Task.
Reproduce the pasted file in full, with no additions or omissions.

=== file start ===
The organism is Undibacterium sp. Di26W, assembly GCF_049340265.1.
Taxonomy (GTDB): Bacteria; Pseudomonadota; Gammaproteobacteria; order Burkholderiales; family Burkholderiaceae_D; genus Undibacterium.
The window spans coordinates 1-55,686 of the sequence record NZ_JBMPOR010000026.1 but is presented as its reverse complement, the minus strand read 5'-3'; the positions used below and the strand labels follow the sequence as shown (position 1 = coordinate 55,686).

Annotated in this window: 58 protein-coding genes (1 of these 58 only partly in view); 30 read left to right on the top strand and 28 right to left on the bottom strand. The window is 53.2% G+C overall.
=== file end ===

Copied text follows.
The organism is Undibacterium sp. Di26W, assembly GCF_049340265.1.
Taxonomy (GTDB): Bacteria; Pseudomonadota; Gammaproteobacteria; order Burkholderiales; family Burkholderiaceae_D; genus Undibacterium.
The window spans coordinates 1-55,686 of the sequence record NZ_JBMPOR010000026.1 but is presented as its reverse complement, the minus strand read 5'-3'; the positions used below and the strand labels follow the sequence as shown (position 1 = coordinate 55,686).

Annotated in this window: 58 protein-coding genes (1 of these 58 only partly in view); 30 read left to right on the top strand and 28 right to left on the bottom strand. The window is 53.2% G+C overall.